My World: Cable Mill

The Cable grist mill in Cades Cove, Great Smoky Mountains, Tennessee. August 27, 2010.

This is my post for the My World meme.  It is hosted by Klaus, Ivar, Sandy, Wren, and Fishing Guy.  To learn more about our world or to join and share your part of the world, click HERE.

When we visited Cades Cove in the Smokies a couple of weeks ago, we stopped at the Cable Mill area in the southwest corner of the cove.  Although there are several buildings (and a visitor center) here, it was the mill that most interested us.

John F. Cable bought land in the cove in the late 1860s and built a water-powered grist mill and sawmill in about 1870.  The same  wheel provided power for both mills.  The sawmill no longer exists, but the restored grist mill still grinds away.  It’s possible to see corn being ground most days, but we couldn’t get a decent picture of the inside of the mill.

Cable Mill water wheel, Cades Cove, Tennessee. August 27, 2010.

The docent in the mill said that a water wheel lasts for about 25 years and then needs to be replaced.  She wasn’t sure how old the current wheel is.

The Cable Mill flume, Cades Cove, Tennessee. August 27, 2010.

The mill flume is quite long, but does a good job of holding the water as it makes its way from the mill pond to the water wheel.  The flume also holds quite a few coins, as you may be able to see if you enlarge the picture.

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20 Responses to “My World: Cable Mill”

  1. Judy Says:

    Some new information here, for me, at least. I had never thought to ask whether water wheels wore out…

  2. Susie Says:

    I think mill’s like this are so interesting. I would love to see one in action.

  3. Mildred Says:

    These are lovely photos and I think it’s cute that folks throw coins into the flume!

  4. Sylvia Kirkwood Says:

    What a terrific post, George! I love the old mill! I’d never thought about them wearing out, but of course, they would over time. Really enjoyed the history you included and your photos are great. Hope your week is going well!

    Sylvia

  5. Mary Says:

    This is really interesting. Always neat to learn about the old days and how they did things. I love seeing mill wheels. Getting to see one work is neat, too.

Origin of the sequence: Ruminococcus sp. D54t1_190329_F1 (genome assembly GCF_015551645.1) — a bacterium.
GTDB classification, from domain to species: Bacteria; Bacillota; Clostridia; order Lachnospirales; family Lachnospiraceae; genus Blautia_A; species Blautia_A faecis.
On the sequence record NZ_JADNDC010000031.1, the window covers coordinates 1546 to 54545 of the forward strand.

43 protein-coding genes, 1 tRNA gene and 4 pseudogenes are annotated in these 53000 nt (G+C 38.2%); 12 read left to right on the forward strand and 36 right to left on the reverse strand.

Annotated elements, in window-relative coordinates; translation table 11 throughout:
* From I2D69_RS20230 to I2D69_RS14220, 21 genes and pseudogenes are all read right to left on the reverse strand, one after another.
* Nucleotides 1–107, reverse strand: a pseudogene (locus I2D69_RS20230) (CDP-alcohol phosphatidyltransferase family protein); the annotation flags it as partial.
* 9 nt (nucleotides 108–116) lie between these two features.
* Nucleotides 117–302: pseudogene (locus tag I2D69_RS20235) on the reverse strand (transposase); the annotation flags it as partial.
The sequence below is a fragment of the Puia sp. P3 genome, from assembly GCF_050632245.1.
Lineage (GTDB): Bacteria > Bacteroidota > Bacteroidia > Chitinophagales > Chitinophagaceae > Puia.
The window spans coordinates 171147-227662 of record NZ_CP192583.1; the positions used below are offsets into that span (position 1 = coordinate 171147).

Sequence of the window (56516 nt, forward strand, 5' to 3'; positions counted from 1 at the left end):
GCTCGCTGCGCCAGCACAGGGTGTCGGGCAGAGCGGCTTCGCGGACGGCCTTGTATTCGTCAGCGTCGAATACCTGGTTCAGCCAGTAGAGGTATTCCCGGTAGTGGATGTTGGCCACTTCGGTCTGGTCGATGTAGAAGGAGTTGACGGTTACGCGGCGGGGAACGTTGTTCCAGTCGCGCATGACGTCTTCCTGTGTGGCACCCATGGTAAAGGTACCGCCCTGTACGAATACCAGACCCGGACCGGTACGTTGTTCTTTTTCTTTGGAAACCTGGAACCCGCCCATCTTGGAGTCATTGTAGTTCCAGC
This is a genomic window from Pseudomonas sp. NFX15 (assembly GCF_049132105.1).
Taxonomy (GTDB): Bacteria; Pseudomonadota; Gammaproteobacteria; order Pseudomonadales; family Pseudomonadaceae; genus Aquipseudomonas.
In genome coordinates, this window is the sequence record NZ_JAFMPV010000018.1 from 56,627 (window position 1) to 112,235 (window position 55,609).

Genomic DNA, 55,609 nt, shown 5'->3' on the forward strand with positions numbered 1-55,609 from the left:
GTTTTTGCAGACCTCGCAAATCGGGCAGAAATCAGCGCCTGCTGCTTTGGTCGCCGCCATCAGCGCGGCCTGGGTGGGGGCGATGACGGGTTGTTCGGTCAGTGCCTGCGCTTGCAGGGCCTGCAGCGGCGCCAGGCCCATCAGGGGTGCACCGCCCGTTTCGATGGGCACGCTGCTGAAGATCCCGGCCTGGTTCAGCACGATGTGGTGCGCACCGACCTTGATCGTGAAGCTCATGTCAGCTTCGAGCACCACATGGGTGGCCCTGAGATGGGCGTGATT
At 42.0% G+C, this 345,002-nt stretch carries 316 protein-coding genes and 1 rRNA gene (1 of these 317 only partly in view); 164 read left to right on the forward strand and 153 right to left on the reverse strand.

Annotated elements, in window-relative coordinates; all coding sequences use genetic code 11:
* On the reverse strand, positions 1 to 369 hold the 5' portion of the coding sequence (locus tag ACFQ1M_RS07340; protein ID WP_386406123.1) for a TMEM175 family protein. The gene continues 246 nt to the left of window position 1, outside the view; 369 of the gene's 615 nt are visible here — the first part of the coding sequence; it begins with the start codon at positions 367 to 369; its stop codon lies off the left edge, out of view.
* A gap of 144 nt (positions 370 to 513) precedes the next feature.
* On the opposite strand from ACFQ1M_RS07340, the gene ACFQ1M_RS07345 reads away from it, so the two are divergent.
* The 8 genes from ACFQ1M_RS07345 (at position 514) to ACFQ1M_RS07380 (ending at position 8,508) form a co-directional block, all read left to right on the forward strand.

6. busy bee suz Says:

    What a great sight to see and learn about. Thanks George!

  7. Ruth Hiebrt Says:

    What a fascinating place to visit. Thanks for sharing these images.
    Blessings,Ruth

  8. Rajesh Says:

    Wonderful historical place. It is god to see this mill being restored fpr the today’s generations.

  9. Rose Says:

    I always love mills…love to see them working. I like your photos.

  10. Ginny Hartzler Says:

    Good pictures. I never even thought about those wheels wearing down!

  11. happyone Says:

    Old mills are fascinating and you have taken some great pictures. I did see the coins. Hopefully their wishes will come true.

  12. ewok1993 Says:

    Great post. I haven’t seen a mill up close. They are very interesting.

  13. Shey Says:

    Another wonderful post & something new learned. I love watching the water wheel & yes, I can see the coins in the water. Hope those wishes came true. 🙂

  14. Fishing Guy Says:

    George: Cool post, we had a grist mill along the Slippery Rock river in PA near where I grew up.

  15. Pam Says:

    I enjoyed seeing and reading about the old grist mill. George.
    Its a wonderful reminder of how lucky we are to live in these modern times.
    Thanks for sharing this part of your journey to Cades Cove.

  16. Cheryl Says:

    What a nicely restored mill. Very intriguing.

  17. Kathy Says:

    George I haven’t ever gotten to see a Mill before. Great shots. Hope all is going well with you and Betsy. =)

  18. Kathy Ariano Says:

    I like touring mills — thanks for sharing. Why is it that when we see ponds and fountains we automatically want to throw money in?? I wished I had realized this a few years ago as we wouldn’t have had to take loans out to put our kids through college!!

  19. Carletta Says:

    I took my Mom and Dad here years ago. At that time you could actually buy a bag of corn meal. I don’t know if they do that anymore. I remember I even bought empty bags for decoration.

  20. Karin Says:

    Those are wonderful pictures of the mill – learned a bunch of new things today. I would be fascinated to see this in real life not just on pics. Thanks!!

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